The big question with our solar power calculations has been: what would we see in the real world? The 320 Watts per panel (of which there are four) is the theoretical maximum. You then degrade for shadows, less-than-perfect angle of panel and sun, dirt on the panels, and clouds. We have assumed Maine would be an interesting test with its summer fog. The data has been surprising, and how it relates to the FB 97 assumptions even more so.
We are in the second week of August, so well past the extra long days around the summer solstice. On totally foggy days we collect a surprising 2.8 to 3.5 kWh. We are not sure how this happens, but there does seem to be a surprising amount of energy coming through the clouds.
We’ve had some days which have heavy fog, then high clouds, and maybe 10% of the time relatively clear sunlight. Production here ranges from 6.0 to 7.5 kWh. And we have set a Wind Horse record on one day with no fog and mostly clear sun, with about 25% of the day having high thin clouds: 8.05 kWh.
Another pleasantly surprising item is the lack of issue with dirt on the panels. They wash off easily and, for the most part, have not required cleaning. Salt buildup offshore has occurred, but also rinses right off.
We were originally concerned with the need to maintain a positive ground on the panel frames for maximum output, something not possible on a negatively grounded vessel, even with the panels isolated. Further research indicates that this is more of a marketing benefit rather than real world efficiency gain. The data on power collection is based on a negatively grounded panel.
If you talk to the purveyors of solar systems about the battery charging cycle they will tell you that every bit of power collected, that’s left over after deducting for the consumption going on during the day, will go towards charging the batteries. However, our research indicates this is not the case. Hoppeke, the suppliers of the traction batteries used so far aboard the FPBs, says that there is an initial amperage required before the amps collected actually go toward charging. For their tubular traction batteries this is calculated as follows: 60 milliamps for every 100 amp hours of battery capacity (at the C-10 rating) times the number of cells in the battery. For Wind Horse, this works out to 60 X 15 x 12, or 9.6 amps (24 VDC). Anything over the 9.6 amps does charge the batteries. Less than this and nothing happens. Since the amp hour meters show all the in/out, they will be overstating the charge benefits in most cases.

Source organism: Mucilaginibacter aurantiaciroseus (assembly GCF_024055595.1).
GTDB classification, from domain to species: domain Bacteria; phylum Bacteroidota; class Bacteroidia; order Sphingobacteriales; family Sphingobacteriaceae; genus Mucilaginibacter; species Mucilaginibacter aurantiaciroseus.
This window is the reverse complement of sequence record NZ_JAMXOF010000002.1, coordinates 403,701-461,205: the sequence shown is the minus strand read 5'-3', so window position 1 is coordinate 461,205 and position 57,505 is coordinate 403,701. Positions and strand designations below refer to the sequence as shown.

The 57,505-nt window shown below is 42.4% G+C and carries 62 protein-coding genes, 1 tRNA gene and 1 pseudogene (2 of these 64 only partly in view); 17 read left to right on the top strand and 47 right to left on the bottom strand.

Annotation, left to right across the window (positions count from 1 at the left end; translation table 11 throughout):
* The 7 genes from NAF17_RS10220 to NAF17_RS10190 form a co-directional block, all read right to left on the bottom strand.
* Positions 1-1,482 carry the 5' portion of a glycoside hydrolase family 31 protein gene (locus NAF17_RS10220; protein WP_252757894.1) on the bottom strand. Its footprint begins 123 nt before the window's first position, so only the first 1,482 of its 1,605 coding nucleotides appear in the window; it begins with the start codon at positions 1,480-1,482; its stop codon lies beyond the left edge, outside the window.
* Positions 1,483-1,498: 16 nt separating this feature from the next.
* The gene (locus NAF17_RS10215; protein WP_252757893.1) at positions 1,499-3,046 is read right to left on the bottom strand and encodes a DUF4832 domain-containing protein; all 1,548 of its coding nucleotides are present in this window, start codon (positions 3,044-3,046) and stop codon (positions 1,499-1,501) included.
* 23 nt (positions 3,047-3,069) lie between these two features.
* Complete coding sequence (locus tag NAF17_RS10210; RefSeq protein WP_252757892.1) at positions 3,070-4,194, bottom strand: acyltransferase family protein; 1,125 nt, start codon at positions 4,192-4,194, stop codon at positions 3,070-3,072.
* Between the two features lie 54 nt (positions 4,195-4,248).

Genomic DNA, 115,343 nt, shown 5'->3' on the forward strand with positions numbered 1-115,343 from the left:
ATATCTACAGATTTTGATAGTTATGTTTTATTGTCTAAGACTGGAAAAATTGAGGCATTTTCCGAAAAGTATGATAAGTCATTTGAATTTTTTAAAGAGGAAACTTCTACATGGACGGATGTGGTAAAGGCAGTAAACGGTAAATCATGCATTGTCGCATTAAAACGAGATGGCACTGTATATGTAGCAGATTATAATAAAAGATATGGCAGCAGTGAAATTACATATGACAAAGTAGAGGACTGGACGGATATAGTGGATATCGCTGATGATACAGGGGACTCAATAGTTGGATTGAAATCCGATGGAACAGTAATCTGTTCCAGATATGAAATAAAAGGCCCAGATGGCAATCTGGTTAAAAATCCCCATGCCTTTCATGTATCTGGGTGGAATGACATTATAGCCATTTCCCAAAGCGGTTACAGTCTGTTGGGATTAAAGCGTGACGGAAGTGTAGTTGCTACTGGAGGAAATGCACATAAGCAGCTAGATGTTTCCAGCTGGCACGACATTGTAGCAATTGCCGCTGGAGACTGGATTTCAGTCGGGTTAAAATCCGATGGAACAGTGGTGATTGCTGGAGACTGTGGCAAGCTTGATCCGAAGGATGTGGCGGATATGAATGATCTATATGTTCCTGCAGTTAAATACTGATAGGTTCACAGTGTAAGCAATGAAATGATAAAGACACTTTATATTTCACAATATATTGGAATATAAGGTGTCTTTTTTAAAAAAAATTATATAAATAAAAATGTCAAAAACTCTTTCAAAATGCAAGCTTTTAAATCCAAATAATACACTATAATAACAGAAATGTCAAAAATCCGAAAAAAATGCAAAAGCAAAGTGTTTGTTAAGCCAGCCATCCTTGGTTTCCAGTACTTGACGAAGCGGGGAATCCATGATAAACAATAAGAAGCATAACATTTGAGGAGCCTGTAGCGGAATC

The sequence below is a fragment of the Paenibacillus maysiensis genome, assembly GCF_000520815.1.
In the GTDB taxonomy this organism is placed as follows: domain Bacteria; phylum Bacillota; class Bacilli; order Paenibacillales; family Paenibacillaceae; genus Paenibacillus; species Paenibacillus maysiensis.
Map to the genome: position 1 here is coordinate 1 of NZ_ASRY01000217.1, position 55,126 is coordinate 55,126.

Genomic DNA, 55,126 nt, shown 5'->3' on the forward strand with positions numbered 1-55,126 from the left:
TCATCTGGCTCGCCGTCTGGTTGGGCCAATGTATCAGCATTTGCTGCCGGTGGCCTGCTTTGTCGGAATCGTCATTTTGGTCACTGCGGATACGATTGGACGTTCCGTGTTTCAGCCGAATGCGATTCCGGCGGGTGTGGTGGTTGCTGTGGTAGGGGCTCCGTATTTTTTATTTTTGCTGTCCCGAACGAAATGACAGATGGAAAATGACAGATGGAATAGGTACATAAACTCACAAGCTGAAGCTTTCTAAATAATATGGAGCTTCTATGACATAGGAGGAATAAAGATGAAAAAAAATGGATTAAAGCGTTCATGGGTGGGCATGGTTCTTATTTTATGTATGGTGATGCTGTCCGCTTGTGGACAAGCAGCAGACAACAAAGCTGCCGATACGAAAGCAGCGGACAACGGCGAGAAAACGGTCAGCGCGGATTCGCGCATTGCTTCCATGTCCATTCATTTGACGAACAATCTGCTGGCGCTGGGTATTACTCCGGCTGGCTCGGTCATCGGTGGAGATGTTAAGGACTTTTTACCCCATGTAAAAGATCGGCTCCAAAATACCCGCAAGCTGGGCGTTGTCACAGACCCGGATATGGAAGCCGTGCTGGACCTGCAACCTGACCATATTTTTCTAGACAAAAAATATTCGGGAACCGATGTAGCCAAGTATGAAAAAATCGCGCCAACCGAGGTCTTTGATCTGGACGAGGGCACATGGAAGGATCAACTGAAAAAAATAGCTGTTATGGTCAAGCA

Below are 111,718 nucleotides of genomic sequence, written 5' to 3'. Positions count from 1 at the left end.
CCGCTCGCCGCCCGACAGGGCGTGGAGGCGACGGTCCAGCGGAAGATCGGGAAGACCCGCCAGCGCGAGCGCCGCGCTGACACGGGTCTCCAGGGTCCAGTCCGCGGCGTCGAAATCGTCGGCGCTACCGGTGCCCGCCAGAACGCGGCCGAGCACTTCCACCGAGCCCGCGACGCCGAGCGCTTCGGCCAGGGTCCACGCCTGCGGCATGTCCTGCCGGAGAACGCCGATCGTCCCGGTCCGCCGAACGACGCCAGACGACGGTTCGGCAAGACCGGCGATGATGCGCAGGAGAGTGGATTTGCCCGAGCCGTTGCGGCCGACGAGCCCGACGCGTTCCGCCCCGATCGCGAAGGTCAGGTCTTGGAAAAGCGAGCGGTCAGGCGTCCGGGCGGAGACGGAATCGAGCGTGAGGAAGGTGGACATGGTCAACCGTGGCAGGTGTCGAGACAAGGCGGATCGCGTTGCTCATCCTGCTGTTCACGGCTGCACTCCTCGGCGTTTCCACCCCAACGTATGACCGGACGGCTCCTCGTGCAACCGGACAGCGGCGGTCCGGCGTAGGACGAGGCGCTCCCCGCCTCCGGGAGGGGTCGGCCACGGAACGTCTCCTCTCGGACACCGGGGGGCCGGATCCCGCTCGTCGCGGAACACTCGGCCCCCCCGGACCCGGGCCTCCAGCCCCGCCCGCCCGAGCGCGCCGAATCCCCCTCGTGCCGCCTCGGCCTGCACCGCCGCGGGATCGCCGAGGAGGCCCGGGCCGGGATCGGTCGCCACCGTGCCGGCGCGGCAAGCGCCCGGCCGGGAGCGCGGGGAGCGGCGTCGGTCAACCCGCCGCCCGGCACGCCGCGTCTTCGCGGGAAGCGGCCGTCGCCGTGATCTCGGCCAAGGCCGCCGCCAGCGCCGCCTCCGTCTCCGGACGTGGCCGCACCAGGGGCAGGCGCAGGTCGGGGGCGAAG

For the FPB 97, with substantially more panels and a 2000 amp hour battery bank, the numbers are as follows: 60 milliamps times 20 x 12, or 14.4 amps. The FPB 97 has five times as many panels as Wind Horse, although they will be somewhat less efficient due to angles and shading. To be conservative, assume four times the Wind Horse output. We regularly see +10 amps within two hours of sunrise or sunset, even in somewhat cloudy conditions.
This scales to an initial 40 amps with the larger FPB 97 array. Of course you need to deduct the consumption aboard from these figures.
While we installed the array aboard Wind Horse as a test to see what we could expect on the FPB 97, now that we see the results, we are very pleased to have made this choice. At their very worst in terms of output, assuming no charging of the batteries, they cover 100% of our daytime power needs, excluding the dryer during wash cycle. This is more than half our normal total consumption, and it means we can sit for a week or ten days without moving or running the genset. Very cool indeed. Should there be a disruption in the fuel supply, or a world gone mad, we could easily modify our power consumption habits to live within the output of these four panels.
For the FPB 97, what we now know is that, in a somewhat less-than-optimal solar environment, as represented by summertime Maine, the solar panels will do the job envisioned.
It will be interesting to see how things work out in a winter tropical environment, with shorter, albeit sunnier days.
So far, it looks like the assumptions on solar energy are holding up.
Post script: Friday has given us low fog, interspersed with overcast, leading to rain in the evening. Solar output has set a record low, just 1.9 kWh. Given what must be a relatively thick deck of clouds, and a temperature cool enough to have us in long sleeves and jackets, we consider the output nothing short of amazing.